This is it! The reason we’re in London. Nearly two years ago I bought tickets to Harry Potter and The Cursed Child, the final story in the Harry Potter saga. Tickets to the play were selling like hot cakes and I thought, why not? I’ve wasted money on much dumber ideas than this. The tickets were non-refundable, non-transferable, and basically un-sellable due to Rowling’s decision to require the original purchaser’s ID at the will-call window. She knows her fans are loyal and didn’t want them paying exorbitant prices for tickets that had been bought up by third-party sellers looking to make a profit. If I couldn’t make it, I would be out a couple hundred bucks (and very disappointed). But here I am!
I suppose the life lesson is this: Just buy the tickets — to Thailand, Burning Man, or whatever you’re into. You can figure the details out later. And if it doesn’t work out, at least you tried. You can always make more money, but living out your dreams is priceless. Plus, having tickets in hand, a date set, and money already invested creates a great motivation to save money for your trip!
But before we get to the play, we’re doing something else that is only available here in Harry Potter’s birthplace — The Harry Potter Warner Brothers Studio Tour! Continue reading “Harry Potter & The Girl Who Never Got Her Letter”
We’re finally here! The first trip across the Atlantic for both of us.
I have wanted to visit England ever since I was little. To me, England has always been a magical and mysterious place that I could only visit through my favorite books — and not just Harry Potter. In fact, many of my favorite authors, from childhood on, have been British and either wrote books set here or inspired by what they saw around them.
As a kid I devoured all of Roald Dahl’s children’s books (Matilda was my favorite). In college I took classes devoted to British literature and wrote my thesis on a little known period of British history. I won’t bore you with the full-synopsis but it involved that one time the Brits tried (sort of) legalizing prostitution as a way to curb the spread of syphilis. Fascinating stuff.
During law school I finally discovered Tolkien. One year for Christmas, Brandon bought me a beautifully bound copy of The Lord of the Rings, complete with additional appendices for reference. Pure magic. And of course, I’ve now reread and rewatched the Harry Potter series more times than I care to admit.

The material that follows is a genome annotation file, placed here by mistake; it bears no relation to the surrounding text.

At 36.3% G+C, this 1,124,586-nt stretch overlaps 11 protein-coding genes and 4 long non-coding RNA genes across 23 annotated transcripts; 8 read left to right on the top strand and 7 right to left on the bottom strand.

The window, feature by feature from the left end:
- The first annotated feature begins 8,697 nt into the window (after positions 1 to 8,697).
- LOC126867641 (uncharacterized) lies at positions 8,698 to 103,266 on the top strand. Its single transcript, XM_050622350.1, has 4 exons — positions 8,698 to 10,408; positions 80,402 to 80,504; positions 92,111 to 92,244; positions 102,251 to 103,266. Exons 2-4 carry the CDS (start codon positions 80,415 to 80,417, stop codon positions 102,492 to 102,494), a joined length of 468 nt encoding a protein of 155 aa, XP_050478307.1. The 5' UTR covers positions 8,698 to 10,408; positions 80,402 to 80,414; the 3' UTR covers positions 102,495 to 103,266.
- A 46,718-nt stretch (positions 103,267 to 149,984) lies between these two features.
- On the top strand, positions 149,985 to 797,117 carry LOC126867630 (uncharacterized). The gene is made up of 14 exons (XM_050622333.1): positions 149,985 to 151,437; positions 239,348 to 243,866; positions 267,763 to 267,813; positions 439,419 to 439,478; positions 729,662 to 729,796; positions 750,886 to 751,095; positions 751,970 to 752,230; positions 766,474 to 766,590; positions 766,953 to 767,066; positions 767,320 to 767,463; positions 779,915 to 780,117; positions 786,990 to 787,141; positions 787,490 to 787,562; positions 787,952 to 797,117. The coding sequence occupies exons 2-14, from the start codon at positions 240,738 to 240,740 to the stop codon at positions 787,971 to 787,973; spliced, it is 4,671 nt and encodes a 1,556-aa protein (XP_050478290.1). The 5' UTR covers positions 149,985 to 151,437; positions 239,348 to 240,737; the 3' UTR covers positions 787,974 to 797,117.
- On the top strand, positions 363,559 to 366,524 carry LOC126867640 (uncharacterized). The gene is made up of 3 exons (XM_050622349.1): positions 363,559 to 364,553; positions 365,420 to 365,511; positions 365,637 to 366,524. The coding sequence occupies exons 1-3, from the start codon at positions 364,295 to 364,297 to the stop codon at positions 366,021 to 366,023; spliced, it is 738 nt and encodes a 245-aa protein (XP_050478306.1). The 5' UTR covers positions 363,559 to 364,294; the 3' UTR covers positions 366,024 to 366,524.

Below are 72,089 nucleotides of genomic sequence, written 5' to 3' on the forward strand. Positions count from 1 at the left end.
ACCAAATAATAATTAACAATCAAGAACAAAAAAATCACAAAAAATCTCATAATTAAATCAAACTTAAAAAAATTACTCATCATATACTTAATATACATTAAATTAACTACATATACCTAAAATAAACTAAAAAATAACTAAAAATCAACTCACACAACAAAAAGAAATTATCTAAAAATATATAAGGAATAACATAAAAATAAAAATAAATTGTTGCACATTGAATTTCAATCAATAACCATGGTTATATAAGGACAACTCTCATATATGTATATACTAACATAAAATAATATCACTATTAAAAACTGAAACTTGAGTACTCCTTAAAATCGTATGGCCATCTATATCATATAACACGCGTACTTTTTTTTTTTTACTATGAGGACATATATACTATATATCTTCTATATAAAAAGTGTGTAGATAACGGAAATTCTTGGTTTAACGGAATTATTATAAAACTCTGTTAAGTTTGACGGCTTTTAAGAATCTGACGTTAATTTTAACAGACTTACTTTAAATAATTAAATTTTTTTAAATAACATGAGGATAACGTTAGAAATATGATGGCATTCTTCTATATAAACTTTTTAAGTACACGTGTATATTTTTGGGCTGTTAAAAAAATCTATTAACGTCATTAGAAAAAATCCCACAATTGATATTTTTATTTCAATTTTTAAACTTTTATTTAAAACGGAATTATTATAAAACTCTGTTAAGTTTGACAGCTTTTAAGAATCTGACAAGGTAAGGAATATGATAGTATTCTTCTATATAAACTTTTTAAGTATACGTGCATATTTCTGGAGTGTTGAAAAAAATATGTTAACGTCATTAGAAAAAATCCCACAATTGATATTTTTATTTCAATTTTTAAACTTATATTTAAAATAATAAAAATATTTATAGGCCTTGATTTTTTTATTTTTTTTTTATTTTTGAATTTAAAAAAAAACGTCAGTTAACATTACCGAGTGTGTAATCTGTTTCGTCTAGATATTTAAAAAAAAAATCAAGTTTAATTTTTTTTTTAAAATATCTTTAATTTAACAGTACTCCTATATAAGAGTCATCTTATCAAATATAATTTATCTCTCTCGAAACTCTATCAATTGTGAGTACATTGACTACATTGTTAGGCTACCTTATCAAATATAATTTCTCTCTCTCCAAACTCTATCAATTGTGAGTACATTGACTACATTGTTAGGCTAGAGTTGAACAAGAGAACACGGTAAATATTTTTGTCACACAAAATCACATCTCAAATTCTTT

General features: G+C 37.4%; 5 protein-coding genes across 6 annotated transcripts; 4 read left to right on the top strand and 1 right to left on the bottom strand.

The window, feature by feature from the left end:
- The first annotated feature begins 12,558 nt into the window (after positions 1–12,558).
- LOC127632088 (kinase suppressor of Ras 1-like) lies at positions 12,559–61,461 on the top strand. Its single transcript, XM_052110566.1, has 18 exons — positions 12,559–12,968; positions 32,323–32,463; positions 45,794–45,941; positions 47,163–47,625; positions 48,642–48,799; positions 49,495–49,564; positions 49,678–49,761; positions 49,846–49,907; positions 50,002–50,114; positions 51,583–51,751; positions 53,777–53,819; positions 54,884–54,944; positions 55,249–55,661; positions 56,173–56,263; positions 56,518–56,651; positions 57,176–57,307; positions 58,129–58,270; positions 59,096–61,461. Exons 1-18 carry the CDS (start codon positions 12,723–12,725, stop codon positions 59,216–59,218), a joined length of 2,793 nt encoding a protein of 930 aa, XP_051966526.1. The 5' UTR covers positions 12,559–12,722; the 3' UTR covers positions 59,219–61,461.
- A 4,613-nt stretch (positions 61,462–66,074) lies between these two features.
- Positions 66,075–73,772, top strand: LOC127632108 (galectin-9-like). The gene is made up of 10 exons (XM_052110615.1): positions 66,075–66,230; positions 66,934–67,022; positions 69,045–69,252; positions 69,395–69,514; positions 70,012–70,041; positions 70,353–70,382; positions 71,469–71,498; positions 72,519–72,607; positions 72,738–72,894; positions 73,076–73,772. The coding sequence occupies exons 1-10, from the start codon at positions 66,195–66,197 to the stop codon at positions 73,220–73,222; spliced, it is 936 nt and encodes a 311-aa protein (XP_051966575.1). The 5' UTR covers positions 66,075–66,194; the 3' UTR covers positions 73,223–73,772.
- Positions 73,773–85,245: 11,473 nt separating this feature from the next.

There is just something about this country that I seem to find intriguing. Maybe it’s the dry humor. (I did watch a lot of British comedies on PBS as a kid). Maybe it’s the idyllic countryside and the cobble stone roads. Maybe I just really like creamed tea and lemon curd. Or maybe I’m a huge nerd and want to find out what really happened to my Hogwarts acceptance letter.
For those of you that aren’t Harry Potter fans (muggles . . . ), please forgive the jokes and bear with me. The impetus for this trip may have been seeing the Harry Potter play in person, but that is just a small fraction of the things we have planned. In fact, I’m only planning to write one Harry Potter focused post. I solemnly swear. But if you’re also a fan and itching to hear all about the play — stay tuned! — that post is coming up right after this one.
Continue reading “Across the Pond: London, England”
I’ve learned many things from my parents over the years, one of which is how to throw a great party. It’s really pretty simple. All you need is a good spot, good friends, good food, and a little booze. Ever since we purchased our property in Bastrop people have been asking us, “When’s the party?!” Apparently we’ve developed a bit of a reputation.
Once we started looking at the calendar we realized that we had a limited number of weekends available. My mom had asked that we not double book with one of her gigs (both her reggae band and Hawaiian girl group have booked a number of gigs this spring). If you’re local, go check them out back-to-back on May 27th! Hear both Sister Jane and the Nani Wahinis at the Good Luck Grill in Manor, TX from 6:00 to 8:45 pm!